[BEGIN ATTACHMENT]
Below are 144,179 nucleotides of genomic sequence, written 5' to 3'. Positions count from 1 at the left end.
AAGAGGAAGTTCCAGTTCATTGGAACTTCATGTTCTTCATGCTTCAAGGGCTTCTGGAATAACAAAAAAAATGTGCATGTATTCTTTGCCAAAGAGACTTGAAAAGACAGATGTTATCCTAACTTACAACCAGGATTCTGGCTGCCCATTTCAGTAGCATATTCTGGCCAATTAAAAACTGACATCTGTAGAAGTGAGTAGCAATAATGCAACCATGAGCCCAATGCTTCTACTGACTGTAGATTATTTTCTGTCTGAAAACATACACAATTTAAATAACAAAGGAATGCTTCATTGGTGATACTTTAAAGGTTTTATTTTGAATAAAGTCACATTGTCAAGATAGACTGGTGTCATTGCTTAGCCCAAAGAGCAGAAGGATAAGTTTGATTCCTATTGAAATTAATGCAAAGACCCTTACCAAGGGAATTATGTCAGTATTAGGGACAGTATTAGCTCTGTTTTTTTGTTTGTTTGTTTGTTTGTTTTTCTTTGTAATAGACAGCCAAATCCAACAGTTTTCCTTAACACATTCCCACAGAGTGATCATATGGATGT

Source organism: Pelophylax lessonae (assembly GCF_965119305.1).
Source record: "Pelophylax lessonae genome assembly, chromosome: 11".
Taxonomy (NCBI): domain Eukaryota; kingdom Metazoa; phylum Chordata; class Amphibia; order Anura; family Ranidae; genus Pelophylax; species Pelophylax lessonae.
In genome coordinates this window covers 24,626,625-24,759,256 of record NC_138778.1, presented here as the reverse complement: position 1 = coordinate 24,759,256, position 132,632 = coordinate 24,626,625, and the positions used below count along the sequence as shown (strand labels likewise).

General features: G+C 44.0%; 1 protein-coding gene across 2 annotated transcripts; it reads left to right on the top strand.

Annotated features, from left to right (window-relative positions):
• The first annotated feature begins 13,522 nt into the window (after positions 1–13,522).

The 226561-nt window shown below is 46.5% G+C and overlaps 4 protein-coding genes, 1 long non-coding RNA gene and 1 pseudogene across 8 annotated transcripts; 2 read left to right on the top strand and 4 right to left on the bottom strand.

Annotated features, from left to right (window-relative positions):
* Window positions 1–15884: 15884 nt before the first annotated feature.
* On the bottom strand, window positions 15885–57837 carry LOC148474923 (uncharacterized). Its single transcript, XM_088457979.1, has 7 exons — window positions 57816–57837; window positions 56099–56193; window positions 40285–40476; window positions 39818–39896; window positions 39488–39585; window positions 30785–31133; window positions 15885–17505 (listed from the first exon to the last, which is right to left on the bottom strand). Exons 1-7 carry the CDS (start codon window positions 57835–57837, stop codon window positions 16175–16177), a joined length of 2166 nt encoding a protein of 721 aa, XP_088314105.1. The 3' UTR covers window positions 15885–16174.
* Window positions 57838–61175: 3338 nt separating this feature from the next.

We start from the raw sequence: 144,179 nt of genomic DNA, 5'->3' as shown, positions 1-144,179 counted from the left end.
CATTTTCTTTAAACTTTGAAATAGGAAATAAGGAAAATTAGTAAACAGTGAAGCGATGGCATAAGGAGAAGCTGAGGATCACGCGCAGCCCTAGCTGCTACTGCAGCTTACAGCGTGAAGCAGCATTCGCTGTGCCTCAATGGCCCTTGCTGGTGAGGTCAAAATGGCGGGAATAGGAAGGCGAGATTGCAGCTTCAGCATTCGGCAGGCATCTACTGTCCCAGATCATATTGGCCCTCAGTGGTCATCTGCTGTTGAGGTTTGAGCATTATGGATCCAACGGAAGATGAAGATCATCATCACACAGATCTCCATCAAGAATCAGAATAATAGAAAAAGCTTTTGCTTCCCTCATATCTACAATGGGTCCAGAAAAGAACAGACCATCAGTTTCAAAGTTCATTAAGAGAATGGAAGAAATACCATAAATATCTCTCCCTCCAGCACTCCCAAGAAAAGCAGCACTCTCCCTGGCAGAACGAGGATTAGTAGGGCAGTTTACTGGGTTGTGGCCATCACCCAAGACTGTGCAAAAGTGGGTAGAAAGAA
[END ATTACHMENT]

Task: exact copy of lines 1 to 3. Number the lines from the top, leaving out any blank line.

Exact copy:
Below are 144,179 nucleotides of genomic sequence, written 5' to 3'. Positions count from 1 at the left end.
AAGAGGAAGTTCCAGTTCATTGGAACTTCATGTTCTTCATGCTTCAAGGGCTTCTGGAATAACAAAAAAAATGTGCATGTATTCTTTGCCAAAGAGACTTGAAAAGACAGATGTTATCCTAACTTACAACCAGGATTCTGGCTGCCCATTTCAGTAGCATATTCTGGCCAATTAAAAACTGACATCTGTAGAAGTGAGTAGCAATAATGCAACCATGAGCCCAATGCTTCTACTGACTGTAGATTATTTTCTGTCTGAAAACATACACAATTTAAATAACAAAGGAATGCTTCATTGGTGATACTTTAAAGGTTTTATTTTGAATAAAGTCACATTGTCAAGATAGACTGGTGTCATTGCTTAGCCCAAAGAGCAGAAGGATAAGTTTGATTCCTATTGAAATTAATGCAAAGACCCTTACCAAGGGAATTATGTCAGTATTAGGGACAGTATTAGCTCTGTTTTTTTGTTTGTTTGTTTGTTTGTTTTTCTTTGTAATAGACAGCCAAATCCAACAGTTTTCCTTAACACATTCCCACAGAGTGATCATATGGATGT

Source organism: Pelophylax lessonae (assembly GCF_965119305.1).